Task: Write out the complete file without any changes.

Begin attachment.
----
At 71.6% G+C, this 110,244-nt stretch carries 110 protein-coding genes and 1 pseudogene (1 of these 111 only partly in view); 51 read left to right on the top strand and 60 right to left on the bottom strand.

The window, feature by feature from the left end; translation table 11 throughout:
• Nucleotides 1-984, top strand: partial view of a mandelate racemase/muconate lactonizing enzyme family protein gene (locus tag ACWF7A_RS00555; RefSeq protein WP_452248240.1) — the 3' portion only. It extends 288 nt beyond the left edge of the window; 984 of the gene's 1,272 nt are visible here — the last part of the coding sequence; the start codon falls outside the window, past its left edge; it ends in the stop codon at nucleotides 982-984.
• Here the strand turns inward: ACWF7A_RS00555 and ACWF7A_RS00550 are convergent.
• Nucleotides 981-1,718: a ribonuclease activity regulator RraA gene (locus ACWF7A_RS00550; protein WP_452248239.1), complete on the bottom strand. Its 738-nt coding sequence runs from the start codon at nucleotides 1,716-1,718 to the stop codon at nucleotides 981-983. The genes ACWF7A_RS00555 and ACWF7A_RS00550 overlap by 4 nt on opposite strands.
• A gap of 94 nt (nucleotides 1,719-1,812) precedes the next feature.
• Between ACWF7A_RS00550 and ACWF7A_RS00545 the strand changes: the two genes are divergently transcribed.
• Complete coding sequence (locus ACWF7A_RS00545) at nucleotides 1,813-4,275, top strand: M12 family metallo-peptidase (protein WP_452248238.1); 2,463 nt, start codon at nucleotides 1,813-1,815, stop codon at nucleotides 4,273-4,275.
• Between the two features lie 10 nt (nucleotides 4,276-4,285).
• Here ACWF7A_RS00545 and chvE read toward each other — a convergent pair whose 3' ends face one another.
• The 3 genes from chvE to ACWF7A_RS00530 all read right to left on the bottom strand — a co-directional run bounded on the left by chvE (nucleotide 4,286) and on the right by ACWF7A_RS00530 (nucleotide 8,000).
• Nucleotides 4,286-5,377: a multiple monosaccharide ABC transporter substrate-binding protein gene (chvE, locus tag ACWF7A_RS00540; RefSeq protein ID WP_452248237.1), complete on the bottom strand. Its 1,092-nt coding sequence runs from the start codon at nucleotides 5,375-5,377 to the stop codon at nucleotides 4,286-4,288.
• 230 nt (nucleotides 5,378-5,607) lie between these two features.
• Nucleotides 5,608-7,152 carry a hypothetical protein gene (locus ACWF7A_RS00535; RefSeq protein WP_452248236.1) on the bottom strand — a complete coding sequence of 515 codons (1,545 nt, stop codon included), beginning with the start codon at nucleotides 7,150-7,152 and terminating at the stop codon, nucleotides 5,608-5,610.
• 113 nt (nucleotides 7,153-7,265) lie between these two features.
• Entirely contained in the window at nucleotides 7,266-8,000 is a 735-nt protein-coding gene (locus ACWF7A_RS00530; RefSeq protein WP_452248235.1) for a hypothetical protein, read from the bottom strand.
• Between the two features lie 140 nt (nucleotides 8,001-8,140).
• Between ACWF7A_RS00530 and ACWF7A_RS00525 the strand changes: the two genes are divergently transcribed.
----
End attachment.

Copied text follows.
At 71.6% G+C, this 110,244-nt stretch carries 110 protein-coding genes and 1 pseudogene (1 of these 111 only partly in view); 51 read left to right on the top strand and 60 right to left on the bottom strand.

The window, feature by feature from the left end; translation table 11 throughout:
• Nucleotides 1-984, top strand: partial view of a mandelate racemase/muconate lactonizing enzyme family protein gene (locus tag ACWF7A_RS00555; RefSeq protein WP_452248240.1) — the 3' portion only. It extends 288 nt beyond the left edge of the window; 984 of the gene's 1,272 nt are visible here — the last part of the coding sequence; the start codon falls outside the window, past its left edge; it ends in the stop codon at nucleotides 982-984.
• Here the strand turns inward: ACWF7A_RS00555 and ACWF7A_RS00550 are convergent.
• Nucleotides 981-1,718: a ribonuclease activity regulator RraA gene (locus ACWF7A_RS00550; protein WP_452248239.1), complete on the bottom strand. Its 738-nt coding sequence runs from the start codon at nucleotides 1,716-1,718 to the stop codon at nucleotides 981-983. The genes ACWF7A_RS00555 and ACWF7A_RS00550 overlap by 4 nt on opposite strands.
• A gap of 94 nt (nucleotides 1,719-1,812) precedes the next feature.
• Between ACWF7A_RS00550 and ACWF7A_RS00545 the strand changes: the two genes are divergently transcribed.
• Complete coding sequence (locus ACWF7A_RS00545) at nucleotides 1,813-4,275, top strand: M12 family metallo-peptidase (protein WP_452248238.1); 2,463 nt, start codon at nucleotides 1,813-1,815, stop codon at nucleotides 4,273-4,275.
• Between the two features lie 10 nt (nucleotides 4,276-4,285).
• Here ACWF7A_RS00545 and chvE read toward each other — a convergent pair whose 3' ends face one another.
• The 3 genes from chvE to ACWF7A_RS00530 all read right to left on the bottom strand — a co-directional run bounded on the left by chvE (nucleotide 4,286) and on the right by ACWF7A_RS00530 (nucleotide 8,000).
• Nucleotides 4,286-5,377: a multiple monosaccharide ABC transporter substrate-binding protein gene (chvE, locus tag ACWF7A_RS00540; RefSeq protein ID WP_452248237.1), complete on the bottom strand. Its 1,092-nt coding sequence runs from the start codon at nucleotides 5,375-5,377 to the stop codon at nucleotides 4,286-4,288.
• 230 nt (nucleotides 5,378-5,607) lie between these two features.
• Nucleotides 5,608-7,152 carry a hypothetical protein gene (locus ACWF7A_RS00535; RefSeq protein WP_452248236.1) on the bottom strand — a complete coding sequence of 515 codons (1,545 nt, stop codon included), beginning with the start codon at nucleotides 7,150-7,152 and terminating at the stop codon, nucleotides 5,608-5,610.
• 113 nt (nucleotides 7,153-7,265) lie between these two features.
• Entirely contained in the window at nucleotides 7,266-8,000 is a 735-nt protein-coding gene (locus ACWF7A_RS00530; RefSeq protein WP_452248235.1) for a hypothetical protein, read from the bottom strand.
• Between the two features lie 140 nt (nucleotides 8,001-8,140).
• Between ACWF7A_RS00530 and ACWF7A_RS00525 the strand changes: the two genes are divergently transcribed.